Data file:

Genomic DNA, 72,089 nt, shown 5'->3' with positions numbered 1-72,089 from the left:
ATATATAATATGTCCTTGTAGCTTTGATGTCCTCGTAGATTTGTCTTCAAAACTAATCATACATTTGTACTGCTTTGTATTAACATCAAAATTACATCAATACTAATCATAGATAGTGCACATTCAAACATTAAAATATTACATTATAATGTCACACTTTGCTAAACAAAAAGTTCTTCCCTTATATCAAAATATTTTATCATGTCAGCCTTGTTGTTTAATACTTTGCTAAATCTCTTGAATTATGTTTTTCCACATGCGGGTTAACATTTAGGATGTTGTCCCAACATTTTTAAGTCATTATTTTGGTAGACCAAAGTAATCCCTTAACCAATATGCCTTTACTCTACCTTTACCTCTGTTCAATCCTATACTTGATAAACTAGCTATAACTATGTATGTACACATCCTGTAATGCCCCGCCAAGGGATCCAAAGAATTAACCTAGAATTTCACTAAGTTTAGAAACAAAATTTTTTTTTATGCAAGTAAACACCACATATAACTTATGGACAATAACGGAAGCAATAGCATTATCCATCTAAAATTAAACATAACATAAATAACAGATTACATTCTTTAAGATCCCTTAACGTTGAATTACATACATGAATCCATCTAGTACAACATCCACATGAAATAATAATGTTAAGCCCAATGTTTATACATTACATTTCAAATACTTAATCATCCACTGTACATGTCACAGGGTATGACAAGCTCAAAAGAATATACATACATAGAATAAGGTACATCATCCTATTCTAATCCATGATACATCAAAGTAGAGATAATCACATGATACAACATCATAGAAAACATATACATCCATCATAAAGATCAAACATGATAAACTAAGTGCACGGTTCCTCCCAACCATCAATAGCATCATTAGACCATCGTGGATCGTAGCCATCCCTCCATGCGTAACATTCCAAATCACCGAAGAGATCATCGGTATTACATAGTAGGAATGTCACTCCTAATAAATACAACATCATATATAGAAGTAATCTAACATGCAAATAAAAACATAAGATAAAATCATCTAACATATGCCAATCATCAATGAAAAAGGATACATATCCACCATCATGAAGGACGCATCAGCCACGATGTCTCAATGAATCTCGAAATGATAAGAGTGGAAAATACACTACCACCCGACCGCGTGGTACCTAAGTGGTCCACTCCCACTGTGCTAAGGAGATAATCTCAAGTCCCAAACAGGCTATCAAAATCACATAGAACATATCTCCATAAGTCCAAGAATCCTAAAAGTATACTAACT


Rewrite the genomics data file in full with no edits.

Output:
Genomic DNA, 72,089 nt, shown 5'->3' with positions numbered 1-72,089 from the left:
ATATATAATATGTCCTTGTAGCTTTGATGTCCTCGTAGATTTGTCTTCAAAACTAATCATACATTTGTACTGCTTTGTATTAACATCAAAATTACATCAATACTAATCATAGATAGTGCACATTCAAACATTAAAATATTACATTATAATGTCACACTTTGCTAAACAAAAAGTTCTTCCCTTATATCAAAATATTTTATCATGTCAGCCTTGTTGTTTAATACTTTGCTAAATCTCTTGAATTATGTTTTTCCACATGCGGGTTAACATTTAGGATGTTGTCCCAACATTTTTAAGTCATTATTTTGGTAGACCAAAGTAATCCCTTAACCAATATGCCTTTACTCTACCTTTACCTCTGTTCAATCCTATACTTGATAAACTAGCTATAACTATGTATGTACACATCCTGTAATGCCCCGCCAAGGGATCCAAAGAATTAACCTAGAATTTCACTAAGTTTAGAAACAAAATTTTTTTTTATGCAAGTAAACACCACATATAACTTATGGACAATAACGGAAGCAATAGCATTATCCATCTAAAATTAAACATAACATAAATAACAGATTACATTCTTTAAGATCCCTTAACGTTGAATTACATACATGAATCCATCTAGTACAACATCCACATGAAATAATAATGTTAAGCCCAATGTTTATACATTACATTTCAAATACTTAATCATCCACTGTACATGTCACAGGGTATGACAAGCTCAAAAGAATATACATACATAGAATAAGGTACATCATCCTATTCTAATCCATGATACATCAAAGTAGAGATAATCACATGATACAACATCATAGAAAACATATACATCCATCATAAAGATCAAACATGATAAACTAAGTGCACGGTTCCTCCCAACCATCAATAGCATCATTAGACCATCGTGGATCGTAGCCATCCCTCCATGCGTAACATTCCAAATCACCGAAGAGATCATCGGTATTACATAGTAGGAATGTCACTCCTAATAAATACAACATCATATATAGAAGTAATCTAACATGCAAATAAAAACATAAGATAAAATCATCTAACATATGCCAATCATCAATGAAAAAGGATACATATCCACCATCATGAAGGACGCATCAGCCACGATGTCTCAATGAATCTCGAAATGATAAGAGTGGAAAATACACTACCACCCGACCGCGTGGTACCTAAGTGGTCCACTCCCACTGTGCTAAGGAGATAATCTCAAGTCCCAAACAGGCTATCAAAATCACATAGAACATATCTCCATAAGTCCAAGAATCCTAAAAGTATACTAACT